What to do with bad tasting honey
October 24, 2008 4:46 PM   Subscribe

I bought 5kg of very cheap honey at a market. Unfortunately it tastes off - it has a strong smokey flavour which makes it unpleasent to eat. I'm wondering what useful stuff I could do with it instead of eating it? Also, is that smokey flavour likely to be harmful? (I'm In Australia where bushfires are common, so that might explain the smokey flavour).
posted by singingfish to Home & Garden (18 answers total) 2 users marked this as a favorite
posted by MrMoonPie at 4:48 PM on October 24, 2008

is the flavour still strong enough to be unpleasant when added to food? e.g. in tea, oatmeal, etc.

i'm not sure if you're asking for ways to use honey without consuming it, or alternative ways to consume honey besides eating it straight.
posted by Xianny at 4:52 PM on October 24, 2008

The very first thing that I thought of was a BBQ sauce....nice smoke flavor provided by honey which is a sweetner to tomatoe sauce. Take a look at a BBQ sauce that requires honey and use your honey...might be very good....good luck.
posted by malter51 at 4:57 PM on October 24, 2008

That's probably why it was very cheap. I'd say use it as a marinade for grilling, or you could use it for jerky!
posted by dunkadunc at 4:58 PM on October 24, 2008

You could try baking bread with it. Honey whole-wheat is pretty common, and might actually benefit from the smoky flavor. I might also try a pumpernickel or dark rye style bread where a deeper dark flavor is desireable.

You can also, apparently, make face masks out of it, if you're writing off eating it entirely.
posted by fuzzbean at 4:59 PM on October 24, 2008

oh, i pressed post too soon. you can also use honey as a lip balm or face wash - or if you don't feel comfortable putting your dubiously smokey honey on your face, use it as a hair conditioner or add it to bath water.
posted by Xianny at 5:08 PM on October 24, 2008

Is it an unpleasant smokey flavor, or is it only unpleasant because you're afraid it might be harmful? I can't think of any reason off the top of my head why the smokiness would be at all harmful, unless the smoke was from old oil drums or something. Brushfires, no problem. Personally, I would enjoy it as is, but you have lots of good suggestions for alternative uses.
posted by bricoleur at 5:17 PM on October 24, 2008

Damned straight: use it for BBQ.
posted by Class Goat at 5:42 PM on October 24, 2008

Pour into sterilised jars and market as Singing Fish's Smokey BBQ Honey Glaze.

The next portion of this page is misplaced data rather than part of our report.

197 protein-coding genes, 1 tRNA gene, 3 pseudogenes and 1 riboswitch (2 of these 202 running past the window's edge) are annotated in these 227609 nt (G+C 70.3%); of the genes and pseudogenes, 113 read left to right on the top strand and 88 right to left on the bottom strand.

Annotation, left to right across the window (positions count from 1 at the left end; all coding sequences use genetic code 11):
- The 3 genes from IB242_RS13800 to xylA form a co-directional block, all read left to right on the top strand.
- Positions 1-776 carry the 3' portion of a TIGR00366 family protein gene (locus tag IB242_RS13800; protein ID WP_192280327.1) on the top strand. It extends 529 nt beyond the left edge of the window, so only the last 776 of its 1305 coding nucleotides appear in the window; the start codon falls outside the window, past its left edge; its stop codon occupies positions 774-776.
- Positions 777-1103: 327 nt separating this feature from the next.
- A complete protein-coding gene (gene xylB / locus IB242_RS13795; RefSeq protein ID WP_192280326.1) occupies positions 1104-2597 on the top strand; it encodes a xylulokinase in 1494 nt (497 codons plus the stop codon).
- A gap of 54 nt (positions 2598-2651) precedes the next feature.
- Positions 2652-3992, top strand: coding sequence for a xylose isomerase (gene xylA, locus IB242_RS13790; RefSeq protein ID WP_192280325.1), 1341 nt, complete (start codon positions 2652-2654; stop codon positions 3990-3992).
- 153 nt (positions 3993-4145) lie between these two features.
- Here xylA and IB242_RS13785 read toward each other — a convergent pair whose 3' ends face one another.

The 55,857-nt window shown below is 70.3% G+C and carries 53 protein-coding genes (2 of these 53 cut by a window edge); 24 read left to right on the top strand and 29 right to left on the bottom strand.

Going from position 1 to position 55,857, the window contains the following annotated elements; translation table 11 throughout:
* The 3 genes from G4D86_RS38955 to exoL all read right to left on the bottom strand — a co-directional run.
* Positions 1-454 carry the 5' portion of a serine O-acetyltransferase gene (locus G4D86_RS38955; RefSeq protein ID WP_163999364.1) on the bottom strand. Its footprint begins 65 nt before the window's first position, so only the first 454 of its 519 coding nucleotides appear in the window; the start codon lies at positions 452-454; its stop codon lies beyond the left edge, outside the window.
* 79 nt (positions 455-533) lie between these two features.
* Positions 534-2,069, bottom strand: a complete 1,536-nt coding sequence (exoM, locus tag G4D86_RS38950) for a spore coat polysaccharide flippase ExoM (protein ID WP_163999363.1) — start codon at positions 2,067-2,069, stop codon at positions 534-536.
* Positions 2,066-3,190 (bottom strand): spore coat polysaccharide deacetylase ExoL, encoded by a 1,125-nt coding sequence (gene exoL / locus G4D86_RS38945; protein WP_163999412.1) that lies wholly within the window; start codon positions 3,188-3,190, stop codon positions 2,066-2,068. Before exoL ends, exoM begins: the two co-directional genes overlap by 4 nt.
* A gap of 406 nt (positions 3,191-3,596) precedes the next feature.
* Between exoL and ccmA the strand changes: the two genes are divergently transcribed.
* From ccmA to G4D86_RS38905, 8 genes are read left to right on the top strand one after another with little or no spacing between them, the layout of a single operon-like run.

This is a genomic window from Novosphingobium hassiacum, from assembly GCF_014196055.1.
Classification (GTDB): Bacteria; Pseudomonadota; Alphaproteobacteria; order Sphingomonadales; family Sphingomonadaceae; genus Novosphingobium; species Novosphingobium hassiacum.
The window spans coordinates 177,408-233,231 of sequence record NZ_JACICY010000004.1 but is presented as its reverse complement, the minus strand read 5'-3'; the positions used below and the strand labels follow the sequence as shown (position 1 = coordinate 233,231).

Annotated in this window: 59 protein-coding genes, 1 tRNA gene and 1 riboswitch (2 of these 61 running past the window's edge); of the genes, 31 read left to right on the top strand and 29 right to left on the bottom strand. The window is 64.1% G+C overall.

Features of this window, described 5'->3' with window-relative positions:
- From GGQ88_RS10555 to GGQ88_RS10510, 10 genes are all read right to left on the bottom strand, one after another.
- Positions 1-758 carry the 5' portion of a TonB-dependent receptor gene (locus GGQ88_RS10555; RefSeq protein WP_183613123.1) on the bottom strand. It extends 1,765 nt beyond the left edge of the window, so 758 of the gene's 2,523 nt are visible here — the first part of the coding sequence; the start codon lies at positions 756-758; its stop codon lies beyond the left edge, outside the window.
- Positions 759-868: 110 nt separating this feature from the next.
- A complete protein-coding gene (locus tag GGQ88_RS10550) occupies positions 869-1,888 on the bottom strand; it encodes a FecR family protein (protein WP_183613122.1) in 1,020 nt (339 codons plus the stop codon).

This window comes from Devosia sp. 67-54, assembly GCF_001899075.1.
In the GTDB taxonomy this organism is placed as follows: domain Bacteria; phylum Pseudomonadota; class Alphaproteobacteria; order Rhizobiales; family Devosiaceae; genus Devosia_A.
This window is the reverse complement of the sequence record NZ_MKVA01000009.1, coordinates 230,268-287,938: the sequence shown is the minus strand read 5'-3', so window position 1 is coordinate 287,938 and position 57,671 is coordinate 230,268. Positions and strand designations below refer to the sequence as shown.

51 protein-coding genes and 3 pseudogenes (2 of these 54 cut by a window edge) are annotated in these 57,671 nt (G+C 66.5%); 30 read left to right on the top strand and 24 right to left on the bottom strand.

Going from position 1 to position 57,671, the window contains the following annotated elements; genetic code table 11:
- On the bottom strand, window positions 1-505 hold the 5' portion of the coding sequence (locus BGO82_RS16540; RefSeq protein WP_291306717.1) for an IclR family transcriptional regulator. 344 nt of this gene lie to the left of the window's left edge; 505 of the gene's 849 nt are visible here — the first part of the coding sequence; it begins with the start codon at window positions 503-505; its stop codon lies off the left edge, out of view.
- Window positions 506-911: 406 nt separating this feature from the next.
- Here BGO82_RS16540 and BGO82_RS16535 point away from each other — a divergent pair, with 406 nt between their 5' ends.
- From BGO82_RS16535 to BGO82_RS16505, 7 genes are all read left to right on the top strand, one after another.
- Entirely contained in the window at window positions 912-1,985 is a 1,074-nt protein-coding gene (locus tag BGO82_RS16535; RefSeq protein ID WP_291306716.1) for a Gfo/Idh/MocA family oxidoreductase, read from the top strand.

posted by EndsOfInvention at 6:01 PM on October 24, 2008 [5 favorites]

Might be good in salad dressing or glaze for fish, especially salmon, in combination with soy.
posted by Miko at 6:35 PM on October 24, 2008

I would dearly love to try a mead made out of this smokey honey. Go on, it's easy, just a five-gallon bucket, a fermentation lock, and a packet of yeast! In your situation, I would most certainly try making mead out of it. In the worst case scenario, it still tastes gross, but you get tipsy.
posted by Greg Nog at 7:38 PM on October 24, 2008

Nthing BBQ sauces/glazes.
posted by rokusan at 12:44 AM on October 25, 2008

Mead tends to amplify the flavour of the honey base - if it tastes bad as honey, it's going to taste bad as mead. Use it for something else.
posted by zamboni at 9:24 AM on October 25, 2008

I find the smokiness that you are mentioning quite flavorful and usually indicative of honey made from pollens other than citrus, tupelo, or clover (here in the United States). My great uncle, who has raised bees or tutored others apiarists for 60 years, used to cultivate the best goldenrod honey, which generally smelled a little "off," and was "smokey" but just awesome for cereals (not so much for tea). Even farther down the chain is buckwheat honey, which is not for everyone raw, but superior in granolas or dark/bitter hot drinks. As an agricultural product, honey is antiseptic so there is almost no chance that it has actually spoiled. It could be adulterated somehow, but I think it's more likely that the bees were just into something a little darker than what you are used to tasting in store bought honey.
posted by mrmojoflying at 10:05 AM on October 25, 2008

I know that problem, and have actually found a way to put strange-tasting honey to good use without ingesting it:
Take a big scoop of honey (about 150gr.) and some milk (1 liter), put it in a bathtub filled with hot water, soak for 10 minutes, rinse - voilĂ ! Delicious smell, very smooth skin! (Not suitable for babies, though). Pure honey can also be used as a facial mask which cleans clogged pores and soothes sensitive skin.
posted by The Toad at 11:14 AM on October 25, 2008

Wish I could taste it.

The only honey I could find whose description included 'smoky' is mesquite honey:

The mesquite tree is prized for its sweet-smoky smelling wood, primarily used in barbecues and meat smokers. The honey produced from its flowers also has this distinctive smoky aroma. ...

[The honey is] Dark brown and viscous. Remains semicrystalline even in hot weather.

Mesquite is considered a serious invasive weed in Australia.
posted by jamjam at 2:08 PM on October 25, 2008

Honey, as mentioned by others, can be used for various beauty products. Here's a site with a few recipes for face masks and toners, lotion, and shampoo.
posted by runningwithscissors at 10:13 PM on October 25, 2008

If nothing else, you can put it outside and let the honeybees "recycle" it. We had bees when I was a kid; when we robbed the hives we put the full honey combs on big metal trays. After we'd bottled it, we'd just put the pans out by the hives and in a few days the bees had them as clean as if washed.
posted by Justus at 1:52 AM on October 26, 2008

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